Now, however, she plucked the cloth from his eyes, waited until he opened them and focused on her, and then raised her eyebrows and said, “My people?”
To her surprise, he smiled, just slightly. But it was enough to tell her that he had a nice smile and that her tone had tickled his sense of humor.
“Do you dare to laugh at me?” she demanded.
“Nay, lass, I would not laugh at such a kind benefactress. I am still wondering if your people are human or otherwise. Sithee, although you disclaim being a wood sprite, I have heard tales of wee folk in this area.”
“I am human,” she said. “Lie still now. Your wound is trying to clot, but I must rinse these cloths, and if you move too much, you’ll start leaking again.”
“Tell me first who your people are,” he said as she stood. His voice was stronger, and his words came as a command from a man accustomed to obedience.
Catriona eyed him speculatively. “Do you not know where you are?”
“I am in Clan Chattan territory, in Strathspey, I think. But Clan Chattan boasts vast lands and numerous clans within it—six, I think, at last count.”
“All controlled by one man,” she said.
“The Mackintosh is chief of the whole confederation, aye,” he said, almost nodding. She saw him remember her warning about that and catch himself.
Satisfied, she said, “That’s right, although we call him our captain, to show that he is more powerful than other clan chiefs in our confederation.” Moving swiftly back to the burn, she knelt and rinsed the bloody cloth in the churning, icy water. Then she dipped the other one, wrung them both out, and returned to him.
As she approached, she saw Boreas go into some bushes a short way beyond the man’s head, sniffing the air. The dog pushed its snout into low, dense shrubbery, plucked an arrow from it, and trotted back to her with it in its mouth.
Taking the arrow, Catriona said, “I think Boreas has found the cause of your injury, sir. If so, I can tell you that this arrow came from no Clan Chattan bow.”
“Nor any Lochaber one,” he muttered.
“Are you from Lochaber then?”
Cursing himself for the slip, Fin said, “I grew up on the west side of the Great Glen. But have spent little time there of late. Do you ken aught else of this arrow?”
“Nay, but I do wish that Ivor were here,” she said.
“Ivor?” He raised his left eyebrow, winced, and said ruefully, “I shall have to remember for a time not to express my feelings with facial movements.”
Chuckling, deciding she liked the melodic sound of his voice, she said, “Ivor is the younger of my two brothers. He is also the finest archer in Scotland, so he knows the fletching of most Highland clans and taught me what little I know. But he, my father, and my brother James are in the Borders with the Lord of the North.”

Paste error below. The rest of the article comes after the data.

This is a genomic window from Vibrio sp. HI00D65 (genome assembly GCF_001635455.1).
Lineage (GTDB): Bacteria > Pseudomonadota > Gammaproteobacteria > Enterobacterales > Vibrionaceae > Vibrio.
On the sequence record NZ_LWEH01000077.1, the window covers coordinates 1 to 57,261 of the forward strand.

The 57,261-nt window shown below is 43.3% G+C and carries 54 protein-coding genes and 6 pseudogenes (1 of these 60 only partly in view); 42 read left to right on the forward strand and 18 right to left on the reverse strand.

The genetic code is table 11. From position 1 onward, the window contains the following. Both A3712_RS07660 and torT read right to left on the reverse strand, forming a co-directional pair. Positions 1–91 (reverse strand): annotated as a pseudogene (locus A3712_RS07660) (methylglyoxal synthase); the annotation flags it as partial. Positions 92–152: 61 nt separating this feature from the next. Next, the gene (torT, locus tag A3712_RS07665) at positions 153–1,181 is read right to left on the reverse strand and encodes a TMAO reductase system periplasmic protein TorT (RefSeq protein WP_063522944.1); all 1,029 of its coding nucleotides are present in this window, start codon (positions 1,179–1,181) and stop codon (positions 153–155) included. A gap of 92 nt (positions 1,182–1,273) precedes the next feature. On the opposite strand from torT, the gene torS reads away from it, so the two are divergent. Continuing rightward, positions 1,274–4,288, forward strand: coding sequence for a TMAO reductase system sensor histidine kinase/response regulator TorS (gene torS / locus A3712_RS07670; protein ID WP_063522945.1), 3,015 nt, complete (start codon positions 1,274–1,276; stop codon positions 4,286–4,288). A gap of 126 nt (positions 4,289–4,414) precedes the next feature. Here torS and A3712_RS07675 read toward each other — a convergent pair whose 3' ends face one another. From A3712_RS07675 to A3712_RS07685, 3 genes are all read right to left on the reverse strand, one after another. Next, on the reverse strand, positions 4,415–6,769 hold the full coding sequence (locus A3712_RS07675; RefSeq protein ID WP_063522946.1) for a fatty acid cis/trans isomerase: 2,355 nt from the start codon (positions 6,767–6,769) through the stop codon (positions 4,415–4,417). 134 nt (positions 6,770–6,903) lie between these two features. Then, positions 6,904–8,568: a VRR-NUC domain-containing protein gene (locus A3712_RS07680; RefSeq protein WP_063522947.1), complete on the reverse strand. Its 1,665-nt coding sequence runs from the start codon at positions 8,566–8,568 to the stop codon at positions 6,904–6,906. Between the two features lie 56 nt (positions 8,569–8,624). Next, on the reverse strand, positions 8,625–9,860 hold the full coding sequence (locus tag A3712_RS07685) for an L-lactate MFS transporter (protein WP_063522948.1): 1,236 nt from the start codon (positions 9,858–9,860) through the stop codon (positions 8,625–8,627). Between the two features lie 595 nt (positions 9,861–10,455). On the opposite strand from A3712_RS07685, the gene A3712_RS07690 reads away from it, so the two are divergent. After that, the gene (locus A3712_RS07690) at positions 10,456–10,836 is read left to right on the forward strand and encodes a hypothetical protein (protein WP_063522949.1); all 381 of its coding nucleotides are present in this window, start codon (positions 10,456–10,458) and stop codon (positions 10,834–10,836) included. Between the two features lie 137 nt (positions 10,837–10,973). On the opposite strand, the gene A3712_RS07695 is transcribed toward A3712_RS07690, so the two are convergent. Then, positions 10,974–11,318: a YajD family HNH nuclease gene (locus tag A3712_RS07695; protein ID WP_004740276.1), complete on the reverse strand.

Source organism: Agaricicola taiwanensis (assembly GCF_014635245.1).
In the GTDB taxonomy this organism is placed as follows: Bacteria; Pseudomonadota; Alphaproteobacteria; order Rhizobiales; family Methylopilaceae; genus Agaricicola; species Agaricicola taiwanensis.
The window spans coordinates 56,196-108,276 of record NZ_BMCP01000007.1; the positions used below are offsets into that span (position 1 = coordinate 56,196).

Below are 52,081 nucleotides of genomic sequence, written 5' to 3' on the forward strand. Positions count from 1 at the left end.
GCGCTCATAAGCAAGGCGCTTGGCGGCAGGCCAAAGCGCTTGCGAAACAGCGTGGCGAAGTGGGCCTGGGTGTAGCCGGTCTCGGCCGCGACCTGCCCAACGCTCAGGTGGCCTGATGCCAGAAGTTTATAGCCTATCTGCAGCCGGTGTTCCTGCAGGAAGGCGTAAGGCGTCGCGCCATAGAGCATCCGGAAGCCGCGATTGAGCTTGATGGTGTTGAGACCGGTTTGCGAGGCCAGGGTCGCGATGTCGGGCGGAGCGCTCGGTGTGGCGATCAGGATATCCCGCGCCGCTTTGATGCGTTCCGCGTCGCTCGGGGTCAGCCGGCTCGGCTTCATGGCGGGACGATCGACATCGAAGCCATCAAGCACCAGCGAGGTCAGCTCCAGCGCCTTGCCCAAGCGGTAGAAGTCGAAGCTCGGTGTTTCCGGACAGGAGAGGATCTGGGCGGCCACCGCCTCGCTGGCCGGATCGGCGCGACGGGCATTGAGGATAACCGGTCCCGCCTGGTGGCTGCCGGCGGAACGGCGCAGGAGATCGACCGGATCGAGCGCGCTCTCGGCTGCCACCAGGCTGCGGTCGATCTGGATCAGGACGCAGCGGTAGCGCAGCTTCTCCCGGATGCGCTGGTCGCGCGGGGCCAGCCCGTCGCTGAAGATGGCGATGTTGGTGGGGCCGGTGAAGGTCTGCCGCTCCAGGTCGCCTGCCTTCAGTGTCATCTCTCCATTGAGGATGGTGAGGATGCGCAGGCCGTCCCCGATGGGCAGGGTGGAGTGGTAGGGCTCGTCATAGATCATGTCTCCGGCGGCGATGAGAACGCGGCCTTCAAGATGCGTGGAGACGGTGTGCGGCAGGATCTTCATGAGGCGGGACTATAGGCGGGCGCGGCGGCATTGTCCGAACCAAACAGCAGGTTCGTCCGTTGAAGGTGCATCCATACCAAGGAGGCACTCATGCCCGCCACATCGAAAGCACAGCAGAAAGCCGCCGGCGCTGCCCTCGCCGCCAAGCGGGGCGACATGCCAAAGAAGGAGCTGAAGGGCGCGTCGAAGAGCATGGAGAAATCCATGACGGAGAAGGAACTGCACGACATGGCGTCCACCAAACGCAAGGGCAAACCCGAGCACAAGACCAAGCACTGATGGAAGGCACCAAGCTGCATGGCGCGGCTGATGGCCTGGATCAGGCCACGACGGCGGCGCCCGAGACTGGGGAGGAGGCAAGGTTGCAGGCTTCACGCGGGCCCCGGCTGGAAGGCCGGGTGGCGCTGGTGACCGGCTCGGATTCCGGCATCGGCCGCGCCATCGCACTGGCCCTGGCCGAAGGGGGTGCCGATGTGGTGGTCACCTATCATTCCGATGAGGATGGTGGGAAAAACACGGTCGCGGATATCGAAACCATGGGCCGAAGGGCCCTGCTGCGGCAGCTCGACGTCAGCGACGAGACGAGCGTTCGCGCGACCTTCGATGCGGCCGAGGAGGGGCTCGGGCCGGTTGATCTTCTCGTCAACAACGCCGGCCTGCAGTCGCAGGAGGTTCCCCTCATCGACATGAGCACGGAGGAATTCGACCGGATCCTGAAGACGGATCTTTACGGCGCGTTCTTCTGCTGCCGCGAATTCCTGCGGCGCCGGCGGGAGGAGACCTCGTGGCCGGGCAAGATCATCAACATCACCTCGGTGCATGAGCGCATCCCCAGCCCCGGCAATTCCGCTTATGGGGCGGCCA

“What makes you think this Ivor is the finest archer in the land?” he asked. “Scotland boasts many fine archers. I’m deft with a bow and arrow myself.”
“No doubt you are. I shoot well, too, come to that. But Ivor is the best.”
“I know a chap who can beat anything that your Ivor might do,” he said.
“No such person exists,” she said confidently as she slipped the arrow under the linked girdle that kilted up her skirts. Then, kneeling again, she added, “Now, let me finish cleaning your wound. The only thing that I might bandage it with is a strip of my underskirt. But I fear that the flannel would chafe it and make it bleed more.”
“I don’t need a bandage,” he said. “I heal quickly.”
“See, you do brag, like any man. How much farther must you go?”
“A day’s walk, mayhap two.”
“Then you should come home with me and rest overnight. That gash will open again, because it does need bandaging and may even require a stitch or two.”
His grimace revealed strong reluctance, either to stitches or to her invitation.
Before he could speak, she said, “Don’t be so daft as to refuse. Someone wickedly attacked you, and that arrow knocked you headfirst against yon tree. You hit hard enough to make you bounce back and fall as you were when I found you.”
“Sakes, lass, if you saw all that, did you not also see who shot me?”
“I saw none of that,” she replied.
Looking narrowly at her, Fin said, “If you saw none of it, you cannot possibly know how I fell. Sakes, I don’t know that much myself.”
“Nevertheless, that or something like that is what happened,” she insisted. “This arrow that Boreas found made the gash in your forehead because the blood on it is still sticky. You have a lump rising here by your ear”—he winced when she touched it—“and I see bark in your hair and down the collar of your shirt. Also, the sleeve of your jack is torn, and I see more bits of bark on your arm. The event depicts itself, sir. Moreover,” she added, pointing, “he shot from across the burn.”
He had to admit, if only to himself, that if she was right about the rest, she was right about the direction of the shot.
Deciding that he had lain long enough on the damp ground, he sat up and then had to hold himself steady and concentrate hard to fight off a new wave of dizziness. He tried to do so without letting her see how weak he felt.
Meeting her twinkling gaze, he grimaced, suspecting that her powers of observation were keener than his ability just then to conceal his feelings.
“That dizziness will pass if you give it time,” she said, confirming his suspicion. “But you would be foolish not to come with me, because one can easily see that you are in no fit state to continue on your own.”
The dog moved up beside her, eyeing him thoughtfully. Just looking at it reminded Fin that Highland forests sheltered many a wolf pack. The beasts would soon catch scent of his blood if he did aught to start the wound bleeding again.